Search Images Maps Play YouTube News Gmail Drive More »
Sign in
Screen reader users: click this link for accessible mode. Accessible mode has the same essential features but works better with your reader.

Patents

  1. Advanced Patent Search
Publication numberUS5996105 A
Publication typeGrant
Application numberUS 08/970,730
Publication dateNov 30, 1999
Filing dateNov 14, 1997
Priority dateNov 14, 1997
Fee statusPaid
Publication number08970730, 970730, US 5996105 A, US 5996105A, US-A-5996105, US5996105 A, US5996105A
InventorsChristopher P. Zook
Original AssigneeCirrus Logic, Inc.
Export CitationBiBTeX, EndNote, RefMan
External Links: USPTO, USPTO Assignment, Espacenet
ECC system employing a data buffer for storing codeword data and a syndrome buffer for storing error syndromes
US 5996105 A
Abstract
In an optical disk storage device capable of reading compact disks (CDs) and digital video disks (DVDs), the latency of an error correction system is significantly reduced by sharing a syndrome buffer between CD and DVD modes of operation. In CD mode, user data read from the disk is stored in the syndrome buffer and corrected using C1/C2 redundancy of a Cross-Interleaved Reed-Solomon Code (CIRC). In DVD mode, user data read from the disk is stored in a data buffer and the syndrome buffer stores: intermediate values for generating the ECC syndromes for use in correcting the user data, and data CRC and error CRC syndromes for use in verifying the validity and completeness of the corrections. Two aspects of the present invention which significantly increase throughput are (1) the ECC syndromes are generated concurrently for the row (Q) and column (P) codewords of the CD and DVD product codes, and (2) the CRC validation syndrome is generated concurrent with correcting the product code. In this manner, the ECC syndromes for the entire product code can be generated during the first horizontal pass over the row codewords, thereby avoiding the latency in generating the ECC syndromes for the column codewords during the subsequent vertical pass. In addition, the CRC validation syndrome is available immediately after correcting a data sector--it is not necessary to read the entire data sector from the data buffer after correction in order to generate the CRC validation syndrome, as in the prior art.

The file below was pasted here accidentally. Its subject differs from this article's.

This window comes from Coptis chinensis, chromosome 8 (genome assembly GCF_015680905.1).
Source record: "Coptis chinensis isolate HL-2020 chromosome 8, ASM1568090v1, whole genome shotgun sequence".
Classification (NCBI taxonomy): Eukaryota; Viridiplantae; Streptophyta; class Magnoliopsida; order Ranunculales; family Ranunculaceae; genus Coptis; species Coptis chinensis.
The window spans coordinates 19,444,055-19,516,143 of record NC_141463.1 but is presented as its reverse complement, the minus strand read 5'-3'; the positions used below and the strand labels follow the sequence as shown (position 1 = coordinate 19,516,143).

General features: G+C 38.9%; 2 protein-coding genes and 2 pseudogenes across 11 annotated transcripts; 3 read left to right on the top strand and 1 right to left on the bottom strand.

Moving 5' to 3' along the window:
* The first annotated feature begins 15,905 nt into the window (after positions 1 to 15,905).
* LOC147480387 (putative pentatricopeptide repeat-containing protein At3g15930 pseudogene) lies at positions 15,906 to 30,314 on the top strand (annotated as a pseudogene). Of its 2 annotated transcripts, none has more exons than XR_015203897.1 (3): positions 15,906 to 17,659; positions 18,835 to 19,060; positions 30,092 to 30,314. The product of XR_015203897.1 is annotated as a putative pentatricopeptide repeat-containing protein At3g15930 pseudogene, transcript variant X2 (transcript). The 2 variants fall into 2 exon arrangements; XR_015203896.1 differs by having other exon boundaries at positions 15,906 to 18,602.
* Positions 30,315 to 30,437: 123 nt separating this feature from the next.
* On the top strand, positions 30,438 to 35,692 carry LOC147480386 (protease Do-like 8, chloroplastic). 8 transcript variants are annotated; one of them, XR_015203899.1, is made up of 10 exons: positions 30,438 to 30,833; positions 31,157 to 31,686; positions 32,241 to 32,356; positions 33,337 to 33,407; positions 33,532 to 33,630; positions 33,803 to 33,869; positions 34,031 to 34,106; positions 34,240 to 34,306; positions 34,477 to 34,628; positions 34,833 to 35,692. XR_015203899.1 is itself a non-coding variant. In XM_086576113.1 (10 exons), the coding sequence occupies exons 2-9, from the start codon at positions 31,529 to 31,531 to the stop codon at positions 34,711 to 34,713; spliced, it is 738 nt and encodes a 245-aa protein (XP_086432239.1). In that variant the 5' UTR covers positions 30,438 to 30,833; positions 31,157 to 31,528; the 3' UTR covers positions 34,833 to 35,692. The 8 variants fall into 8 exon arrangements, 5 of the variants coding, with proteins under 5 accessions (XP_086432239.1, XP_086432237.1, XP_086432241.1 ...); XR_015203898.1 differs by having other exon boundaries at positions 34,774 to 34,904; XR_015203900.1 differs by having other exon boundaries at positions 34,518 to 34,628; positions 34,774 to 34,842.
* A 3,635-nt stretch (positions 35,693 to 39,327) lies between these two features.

Images(24)
Previous page
Next page
Claims(22)
We claim:
1. An error correction processor for correcting errors in binary data read from an optical disk storage medium, wherein the binary data comprises ECC redundancy symbols of a multi-dimensional error correction code and C1/C2 redundancy symbols of a Cross-Interleaved Reed-Solomon code (CIRC), the error correction processor comprising:
(a) a syndrome buffer for storing the binary data as it is read from the optical disk storage medium;
(b) a C1/C2 decoder for correcting errors in the binary data stored in the syndrome buffer using the C1/C2 redundancy;
(c) a data buffer for storing codeword symbols of the multi-dimensional error correction code read from the optical disk storage medium;
(d) an ECC syndrome generator for generating error syndromes in response to a codeword comprising data symbols and ECC redundancy symbols stored in the data buffer, wherein the ECC syndrome generator uses the syndrome buffer to store an intermediate value for use in generating the error syndromes; and
(e) an ECC error corrector for correcting errors in the codeword stored in the data buffer using at least one error syndrome retrieved from the syndrome buffer.
2. The error correction processor as recited in claim 1, wherein:
(a) the multi-dimensional error correction code comprises a first set of codewords that intersect with a second set of codewords; and
(b) each codeword comprises data symbols and ECC redundancy symbols;
(c) the ECC redundancy symbols are used to generate error syndromes for a corresponding codeword;